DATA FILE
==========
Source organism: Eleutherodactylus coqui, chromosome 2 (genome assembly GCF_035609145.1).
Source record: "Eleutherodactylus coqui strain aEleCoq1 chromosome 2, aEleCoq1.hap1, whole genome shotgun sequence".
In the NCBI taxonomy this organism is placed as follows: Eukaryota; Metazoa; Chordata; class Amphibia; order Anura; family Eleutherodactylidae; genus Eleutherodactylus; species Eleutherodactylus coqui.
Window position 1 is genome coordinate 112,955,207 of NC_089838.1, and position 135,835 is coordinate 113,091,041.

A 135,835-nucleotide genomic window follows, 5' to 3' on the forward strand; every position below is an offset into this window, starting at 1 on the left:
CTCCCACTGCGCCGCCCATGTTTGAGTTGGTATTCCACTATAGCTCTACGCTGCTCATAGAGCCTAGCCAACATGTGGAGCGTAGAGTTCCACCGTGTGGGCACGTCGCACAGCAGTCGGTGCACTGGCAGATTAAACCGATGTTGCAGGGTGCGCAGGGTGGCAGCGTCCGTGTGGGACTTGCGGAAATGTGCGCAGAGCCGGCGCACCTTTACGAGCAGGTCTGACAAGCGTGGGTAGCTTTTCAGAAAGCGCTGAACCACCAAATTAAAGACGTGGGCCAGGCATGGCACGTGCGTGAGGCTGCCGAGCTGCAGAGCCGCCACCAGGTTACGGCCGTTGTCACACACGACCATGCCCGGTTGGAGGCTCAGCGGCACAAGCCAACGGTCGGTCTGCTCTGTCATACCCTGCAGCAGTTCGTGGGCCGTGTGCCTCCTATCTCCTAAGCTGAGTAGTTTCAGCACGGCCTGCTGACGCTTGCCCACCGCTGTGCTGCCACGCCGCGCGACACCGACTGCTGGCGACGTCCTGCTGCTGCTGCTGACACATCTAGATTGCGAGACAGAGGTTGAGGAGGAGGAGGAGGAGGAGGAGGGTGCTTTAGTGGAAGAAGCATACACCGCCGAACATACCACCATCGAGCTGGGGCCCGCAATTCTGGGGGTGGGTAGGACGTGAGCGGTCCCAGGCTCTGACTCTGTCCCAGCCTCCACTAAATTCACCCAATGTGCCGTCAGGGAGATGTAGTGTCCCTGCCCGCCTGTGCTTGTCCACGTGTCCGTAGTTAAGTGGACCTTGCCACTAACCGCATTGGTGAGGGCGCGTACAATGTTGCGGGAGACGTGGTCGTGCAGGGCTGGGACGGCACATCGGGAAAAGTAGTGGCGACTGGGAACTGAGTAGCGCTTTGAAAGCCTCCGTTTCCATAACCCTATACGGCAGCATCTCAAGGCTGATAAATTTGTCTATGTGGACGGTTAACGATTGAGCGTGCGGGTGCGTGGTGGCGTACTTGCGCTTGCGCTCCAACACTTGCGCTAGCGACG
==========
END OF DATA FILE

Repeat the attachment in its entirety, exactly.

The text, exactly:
Source organism: Eleutherodactylus coqui, chromosome 2 (genome assembly GCF_035609145.1).
Source record: "Eleutherodactylus coqui strain aEleCoq1 chromosome 2, aEleCoq1.hap1, whole genome shotgun sequence".
In the NCBI taxonomy this organism is placed as follows: Eukaryota; Metazoa; Chordata; class Amphibia; order Anura; family Eleutherodactylidae; genus Eleutherodactylus; species Eleutherodactylus coqui.
Window position 1 is genome coordinate 112,955,207 of NC_089838.1, and position 135,835 is coordinate 113,091,041.

A 135,835-nucleotide genomic window follows, 5' to 3' on the forward strand; every position below is an offset into this window, starting at 1 on the left:
CTCCCACTGCGCCGCCCATGTTTGAGTTGGTATTCCACTATAGCTCTACGCTGCTCATAGAGCCTAGCCAACATGTGGAGCGTAGAGTTCCACCGTGTGGGCACGTCGCACAGCAGTCGGTGCACTGGCAGATTAAACCGATGTTGCAGGGTGCGCAGGGTGGCAGCGTCCGTGTGGGACTTGCGGAAATGTGCGCAGAGCCGGCGCACCTTTACGAGCAGGTCTGACAAGCGTGGGTAGCTTTTCAGAAAGCGCTGAACCACCAAATTAAAGACGTGGGCCAGGCATGGCACGTGCGTGAGGCTGCCGAGCTGCAGAGCCGCCACCAGGTTACGGCCGTTGTCACACACGACCATGCCCGGTTGGAGGCTCAGCGGCACAAGCCAACGGTCGGTCTGCTCTGTCATACCCTGCAGCAGTTCGTGGGCCGTGTGCCTCCTATCTCCTAAGCTGAGTAGTTTCAGCACGGCCTGCTGACGCTTGCCCACCGCTGTGCTGCCACGCCGCGCGACACCGACTGCTGGCGACGTCCTGCTGCTGCTGCTGACACATCTAGATTGCGAGACAGAGGTTGAGGAGGAGGAGGAGGAGGAGGAGGGTGCTTTAGTGGAAGAAGCATACACCGCCGAACATACCACCATCGAGCTGGGGCCCGCAATTCTGGGGGTGGGTAGGACGTGAGCGGTCCCAGGCTCTGACTCTGTCCCAGCCTCCACTAAATTCACCCAATGTGCCGTCAGGGAGATGTAGTGTCCCTGCCCGCCTGTGCTTGTCCACGTGTCCGTAGTTAAGTGGACCTTGCCACTAACCGCATTGGTGAGGGCGCGTACAATGTTGCGGGAGACGTGGTCGTGCAGGGCTGGGACGGCACATCGGGAAAAGTAGTGGCGACTGGGAACTGAGTAGCGCTTTGAAAGCCTCCGTTTCCATAACCCTATACGGCAGCATCTCAAGGCTGATAAATTTGTCTATGTGGACGGTTAACGATTGAGCGTGCGGGTGCGTGGTGGCGTACTTGCGCTTGCGCTCCAACACTTGCGCTAGCGACG